American Airlines started shutting down a large number of frequent flyer accounts back in December for circumventing the restrictions on how often they could earn a bonus on Citibank AAdvantage credit cards.
New AAdvantage accounts were frequently targeted for Citibank card offers that contained an invitation code. This invitation code didn’t have the 48 month restriction between bonuses. So people would open up plenty of AAdvantage, sometimes in a pet’s name, to generate these codes. Or they would buy and sell the codes.
Now there seems to be a new reason that American is shutting down accounts, that I had not seen before: fraudulently submitting rental car receipts for credit.
American AAdvantage is one of the last U.S. airline loyalty programs whose miles expire. Delta, JetBlue, United, and Southwest all have points that do not expire. American, though, requires you to have activity in your account at least once every 18 months or you will forfeit your points.
If you lose your points but can show that you had activity which wasn’t properly credited, you can get your points reinstated. Apparently people were submitting car rentals to earn AAdvantage miles where the actual rental was done by somebody other than the accountholder.
..now we have new reports of terminated– not locked, but terminated– accounts, for submitting bogus paperwork.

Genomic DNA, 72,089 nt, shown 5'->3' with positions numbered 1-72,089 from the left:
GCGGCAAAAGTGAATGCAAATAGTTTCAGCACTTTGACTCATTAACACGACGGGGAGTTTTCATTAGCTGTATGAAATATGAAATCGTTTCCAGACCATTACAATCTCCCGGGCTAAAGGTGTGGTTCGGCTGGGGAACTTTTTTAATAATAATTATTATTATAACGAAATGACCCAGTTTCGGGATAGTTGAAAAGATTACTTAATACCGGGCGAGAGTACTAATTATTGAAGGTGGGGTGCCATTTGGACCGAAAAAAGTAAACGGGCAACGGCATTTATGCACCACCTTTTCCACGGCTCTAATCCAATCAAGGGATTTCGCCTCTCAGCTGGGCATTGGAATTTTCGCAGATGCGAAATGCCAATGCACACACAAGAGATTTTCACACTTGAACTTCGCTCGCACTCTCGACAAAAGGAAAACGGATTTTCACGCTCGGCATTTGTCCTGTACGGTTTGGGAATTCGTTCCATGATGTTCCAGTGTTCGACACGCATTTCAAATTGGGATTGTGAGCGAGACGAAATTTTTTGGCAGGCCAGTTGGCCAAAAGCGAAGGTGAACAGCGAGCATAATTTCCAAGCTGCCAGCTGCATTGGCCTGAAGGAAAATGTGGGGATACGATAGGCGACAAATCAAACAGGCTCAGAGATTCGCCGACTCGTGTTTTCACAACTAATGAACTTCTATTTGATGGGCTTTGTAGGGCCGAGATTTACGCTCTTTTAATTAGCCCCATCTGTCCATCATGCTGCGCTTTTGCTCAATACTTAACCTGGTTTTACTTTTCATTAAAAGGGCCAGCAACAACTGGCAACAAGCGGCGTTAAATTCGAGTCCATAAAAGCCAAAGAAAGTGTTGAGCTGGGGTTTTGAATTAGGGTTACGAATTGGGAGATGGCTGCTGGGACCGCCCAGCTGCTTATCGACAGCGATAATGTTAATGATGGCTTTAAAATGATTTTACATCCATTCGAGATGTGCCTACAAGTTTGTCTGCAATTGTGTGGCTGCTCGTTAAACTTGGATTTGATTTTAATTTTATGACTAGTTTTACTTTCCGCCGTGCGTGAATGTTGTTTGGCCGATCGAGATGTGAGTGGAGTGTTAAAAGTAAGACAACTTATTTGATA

— JonNYC (@xJonNYC) April 23, 2020
Back in the day when everyone’s miles expired I didn’t used to give a frequent flyer account when I’d rent cars (generally with Avis). That way I could submit my rentals for ‘retro credit’ when I needed to keep an account active.
It seems like many people were doing this, albeit fraudulently. That’s obscure enough that I’d be there was a ‘ringleader’ perhaps even offering to help people get their miles back (for a fee?) and using this trick that came back to bite the members – who will wind up losing all the miles (and booked award trips) in their account.
One unintended consequence of keeping everyone on payroll at a time when there’s limited travel, and limited mileage accumulation, is – it seems – American’s auditors don’t have a lot to do and are finding ‘projects’.